For Cintra, the professor in health management, the confusion over the COVID-19 vaccine approval is symptomatic of this administration’s chaotic handling of the pandemic, during which Bolsonaro has repeatedly denounced local officials’ efforts to impose social distancing rules and described the virus as a “small flu”.

“This is not about Anvisa (the regulator), or excessive regulation. It’s about the federal government systematically sabotaging the fight against the pandemic, or completely destroying the Brazilian health system,” he said.

Cintra noted that a public tender to acquire over 330 million syringes and needles for the government’s COVID-19 vaccination campaign resulted this week in bids for only 8 million units within the acceptable price range — less than 3% of what was required.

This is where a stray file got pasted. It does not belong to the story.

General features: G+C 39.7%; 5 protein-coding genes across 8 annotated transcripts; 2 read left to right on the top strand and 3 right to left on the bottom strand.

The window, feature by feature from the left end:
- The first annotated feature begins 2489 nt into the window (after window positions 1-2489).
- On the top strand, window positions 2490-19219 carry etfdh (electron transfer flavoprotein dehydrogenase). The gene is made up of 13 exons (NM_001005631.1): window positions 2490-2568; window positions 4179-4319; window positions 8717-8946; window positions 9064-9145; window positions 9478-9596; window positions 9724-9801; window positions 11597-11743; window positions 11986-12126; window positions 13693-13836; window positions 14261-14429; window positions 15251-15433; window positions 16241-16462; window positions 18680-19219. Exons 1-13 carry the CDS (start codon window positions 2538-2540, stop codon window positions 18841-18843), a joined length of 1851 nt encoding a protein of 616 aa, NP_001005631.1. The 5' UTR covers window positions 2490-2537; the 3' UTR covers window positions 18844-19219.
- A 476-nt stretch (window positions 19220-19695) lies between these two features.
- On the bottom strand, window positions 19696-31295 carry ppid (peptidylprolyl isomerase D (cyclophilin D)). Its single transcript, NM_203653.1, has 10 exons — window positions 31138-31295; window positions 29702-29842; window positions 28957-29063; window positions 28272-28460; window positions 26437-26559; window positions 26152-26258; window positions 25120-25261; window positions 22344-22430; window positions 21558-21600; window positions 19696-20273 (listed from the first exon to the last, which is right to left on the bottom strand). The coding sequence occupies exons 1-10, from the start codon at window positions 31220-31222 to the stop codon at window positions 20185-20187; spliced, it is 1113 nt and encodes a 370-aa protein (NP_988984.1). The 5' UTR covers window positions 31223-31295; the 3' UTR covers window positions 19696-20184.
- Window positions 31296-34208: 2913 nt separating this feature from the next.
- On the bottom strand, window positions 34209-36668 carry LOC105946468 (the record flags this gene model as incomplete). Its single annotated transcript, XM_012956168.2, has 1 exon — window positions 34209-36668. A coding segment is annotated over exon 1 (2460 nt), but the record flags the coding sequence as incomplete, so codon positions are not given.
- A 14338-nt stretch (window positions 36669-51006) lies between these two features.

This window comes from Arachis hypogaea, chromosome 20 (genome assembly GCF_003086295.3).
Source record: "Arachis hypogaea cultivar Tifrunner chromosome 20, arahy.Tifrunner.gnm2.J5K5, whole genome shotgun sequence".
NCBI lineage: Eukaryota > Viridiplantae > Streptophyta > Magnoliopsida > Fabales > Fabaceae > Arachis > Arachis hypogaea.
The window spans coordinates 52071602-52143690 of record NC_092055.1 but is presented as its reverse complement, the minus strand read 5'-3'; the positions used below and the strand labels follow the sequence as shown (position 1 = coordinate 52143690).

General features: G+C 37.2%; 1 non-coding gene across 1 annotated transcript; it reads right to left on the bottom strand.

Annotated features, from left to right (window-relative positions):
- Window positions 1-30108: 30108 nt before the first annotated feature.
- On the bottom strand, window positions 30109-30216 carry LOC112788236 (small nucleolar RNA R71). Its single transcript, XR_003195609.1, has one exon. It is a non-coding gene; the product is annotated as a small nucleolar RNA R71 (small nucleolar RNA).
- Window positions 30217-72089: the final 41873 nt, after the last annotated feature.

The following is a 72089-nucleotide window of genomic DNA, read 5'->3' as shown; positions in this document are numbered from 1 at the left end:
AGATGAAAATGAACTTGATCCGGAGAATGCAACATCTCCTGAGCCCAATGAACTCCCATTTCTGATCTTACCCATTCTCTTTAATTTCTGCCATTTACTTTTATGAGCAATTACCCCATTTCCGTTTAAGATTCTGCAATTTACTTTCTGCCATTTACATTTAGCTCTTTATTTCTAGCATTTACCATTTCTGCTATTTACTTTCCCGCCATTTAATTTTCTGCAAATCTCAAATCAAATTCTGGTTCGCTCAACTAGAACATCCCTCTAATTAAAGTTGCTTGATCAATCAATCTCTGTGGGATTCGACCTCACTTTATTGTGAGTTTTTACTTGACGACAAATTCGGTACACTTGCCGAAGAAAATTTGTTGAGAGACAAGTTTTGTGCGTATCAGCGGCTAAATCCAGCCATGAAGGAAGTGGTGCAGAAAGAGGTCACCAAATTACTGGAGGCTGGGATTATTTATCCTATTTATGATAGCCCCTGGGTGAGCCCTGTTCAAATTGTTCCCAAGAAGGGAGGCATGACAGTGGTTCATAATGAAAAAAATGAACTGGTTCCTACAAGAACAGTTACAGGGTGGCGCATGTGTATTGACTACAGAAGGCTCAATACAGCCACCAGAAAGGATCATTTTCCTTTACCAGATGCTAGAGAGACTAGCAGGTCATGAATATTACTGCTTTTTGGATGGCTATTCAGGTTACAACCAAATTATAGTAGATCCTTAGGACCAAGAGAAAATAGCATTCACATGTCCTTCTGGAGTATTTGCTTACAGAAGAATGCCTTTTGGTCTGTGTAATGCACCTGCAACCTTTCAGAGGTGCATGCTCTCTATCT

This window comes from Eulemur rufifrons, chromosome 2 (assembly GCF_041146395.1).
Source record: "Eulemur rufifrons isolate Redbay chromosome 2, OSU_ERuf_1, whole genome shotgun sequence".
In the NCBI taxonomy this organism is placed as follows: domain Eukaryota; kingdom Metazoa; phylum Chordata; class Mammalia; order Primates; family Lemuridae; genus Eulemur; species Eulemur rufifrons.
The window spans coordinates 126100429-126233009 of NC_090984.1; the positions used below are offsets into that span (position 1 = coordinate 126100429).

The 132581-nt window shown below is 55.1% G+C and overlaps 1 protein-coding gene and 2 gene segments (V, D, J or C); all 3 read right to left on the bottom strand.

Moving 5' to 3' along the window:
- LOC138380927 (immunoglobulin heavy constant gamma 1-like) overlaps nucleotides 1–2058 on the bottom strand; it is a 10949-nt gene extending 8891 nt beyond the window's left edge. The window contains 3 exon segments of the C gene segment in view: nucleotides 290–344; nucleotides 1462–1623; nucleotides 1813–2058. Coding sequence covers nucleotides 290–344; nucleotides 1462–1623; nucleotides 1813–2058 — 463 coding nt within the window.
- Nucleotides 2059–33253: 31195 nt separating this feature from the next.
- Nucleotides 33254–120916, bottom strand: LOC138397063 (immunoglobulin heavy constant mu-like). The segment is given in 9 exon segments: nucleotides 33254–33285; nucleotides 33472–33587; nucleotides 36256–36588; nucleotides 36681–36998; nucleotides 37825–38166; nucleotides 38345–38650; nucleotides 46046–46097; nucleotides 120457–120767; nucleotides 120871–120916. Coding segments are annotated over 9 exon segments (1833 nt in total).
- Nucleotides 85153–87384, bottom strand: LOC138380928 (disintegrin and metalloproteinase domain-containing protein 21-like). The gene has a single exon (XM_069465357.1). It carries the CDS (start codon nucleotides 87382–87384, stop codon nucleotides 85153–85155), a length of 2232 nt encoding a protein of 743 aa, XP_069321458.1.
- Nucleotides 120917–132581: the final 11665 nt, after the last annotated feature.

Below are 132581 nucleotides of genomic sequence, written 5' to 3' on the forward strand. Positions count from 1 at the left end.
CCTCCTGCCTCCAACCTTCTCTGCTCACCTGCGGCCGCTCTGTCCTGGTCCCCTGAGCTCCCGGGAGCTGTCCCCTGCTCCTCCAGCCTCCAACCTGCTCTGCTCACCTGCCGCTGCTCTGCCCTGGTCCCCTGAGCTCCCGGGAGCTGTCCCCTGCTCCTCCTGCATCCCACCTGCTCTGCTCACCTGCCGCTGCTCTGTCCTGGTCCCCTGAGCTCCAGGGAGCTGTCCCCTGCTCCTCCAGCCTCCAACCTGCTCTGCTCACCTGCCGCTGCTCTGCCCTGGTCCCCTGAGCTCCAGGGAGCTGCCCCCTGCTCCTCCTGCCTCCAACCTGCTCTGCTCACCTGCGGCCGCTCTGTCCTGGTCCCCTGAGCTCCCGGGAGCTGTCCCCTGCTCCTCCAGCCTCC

The Ministry of Health said in a statement that it would keep the tender open.

“There is a real risk of having a vaccine but not enough needles and syringes,” warned Carlos Eduardo Lula, president of a council of state health secretaries.

The head of Brazil’s bar association, Felipe Santa Cruz, told the newspaper Valor that further delays in the vaccination program could lead the association to draft an impeachment request against Bolsonaro.

For physics teacher Francisco Ferreira, 55, hope for a vaccine any time soon is fading.

“Brazil is getting a mix of bad faith and incompetence on the vaccine issue,” Ferreira said as he walked through the Sao Paulo international airport. “There are serious administrations around the world giving out the shots, but this isn’t our case.”

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Savarese reported from Sao Paulo. AP videoreporter Tatiana Pollastri contributed to this report